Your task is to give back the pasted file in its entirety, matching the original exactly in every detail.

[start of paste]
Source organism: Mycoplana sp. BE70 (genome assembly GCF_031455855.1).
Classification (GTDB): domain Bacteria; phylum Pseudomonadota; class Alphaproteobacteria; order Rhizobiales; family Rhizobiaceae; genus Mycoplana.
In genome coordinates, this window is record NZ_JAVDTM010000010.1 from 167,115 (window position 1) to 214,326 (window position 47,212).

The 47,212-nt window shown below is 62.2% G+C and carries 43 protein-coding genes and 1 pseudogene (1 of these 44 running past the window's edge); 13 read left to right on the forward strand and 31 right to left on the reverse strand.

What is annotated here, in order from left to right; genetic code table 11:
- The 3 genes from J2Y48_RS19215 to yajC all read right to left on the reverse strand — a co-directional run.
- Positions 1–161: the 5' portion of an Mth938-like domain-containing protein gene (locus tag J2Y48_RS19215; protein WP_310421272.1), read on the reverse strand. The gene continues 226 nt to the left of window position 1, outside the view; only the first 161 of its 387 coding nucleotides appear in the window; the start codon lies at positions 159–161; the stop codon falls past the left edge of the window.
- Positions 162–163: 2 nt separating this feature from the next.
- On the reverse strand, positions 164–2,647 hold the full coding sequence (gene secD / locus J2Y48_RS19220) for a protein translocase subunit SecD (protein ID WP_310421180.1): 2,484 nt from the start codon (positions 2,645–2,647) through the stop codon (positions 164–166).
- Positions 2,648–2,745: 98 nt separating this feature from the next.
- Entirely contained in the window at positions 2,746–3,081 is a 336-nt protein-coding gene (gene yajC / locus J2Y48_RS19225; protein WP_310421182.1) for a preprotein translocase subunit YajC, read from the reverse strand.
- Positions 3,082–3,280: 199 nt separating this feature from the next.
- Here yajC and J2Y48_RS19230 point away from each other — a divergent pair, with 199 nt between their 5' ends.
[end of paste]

Source organism: Mycoplana sp. BE70 (genome assembly GCF_031455855.1).
Classification (GTDB): domain Bacteria; phylum Pseudomonadota; class Alphaproteobacteria; order Rhizobiales; family Rhizobiaceae; genus Mycoplana.
In genome coordinates, this window is record NZ_JAVDTM010000010.1 from 167,115 (window position 1) to 214,326 (window position 47,212).

The 47,212-nt window shown below is 62.2% G+C and carries 43 protein-coding genes and 1 pseudogene (1 of these 44 running past the window's edge); 13 read left to right on the forward strand and 31 right to left on the reverse strand.

What is annotated here, in order from left to right; genetic code table 11:
- The 3 genes from J2Y48_RS19215 to yajC all read right to left on the reverse strand — a co-directional run.
- Positions 1–161: the 5' portion of an Mth938-like domain-containing protein gene (locus tag J2Y48_RS19215; protein WP_310421272.1), read on the reverse strand. The gene continues 226 nt to the left of window position 1, outside the view; only the first 161 of its 387 coding nucleotides appear in the window; the start codon lies at positions 159–161; the stop codon falls past the left edge of the window.
- Positions 162–163: 2 nt separating this feature from the next.
- On the reverse strand, positions 164–2,647 hold the full coding sequence (gene secD / locus J2Y48_RS19220) for a protein translocase subunit SecD (protein ID WP_310421180.1): 2,484 nt from the start codon (positions 2,645–2,647) through the stop codon (positions 164–166).
- Positions 2,648–2,745: 98 nt separating this feature from the next.
- Entirely contained in the window at positions 2,746–3,081 is a 336-nt protein-coding gene (gene yajC / locus J2Y48_RS19225; protein WP_310421182.1) for a preprotein translocase subunit YajC, read from the reverse strand.
- Positions 3,082–3,280: 199 nt separating this feature from the next.
- Here yajC and J2Y48_RS19230 point away from each other — a divergent pair, with 199 nt between their 5' ends.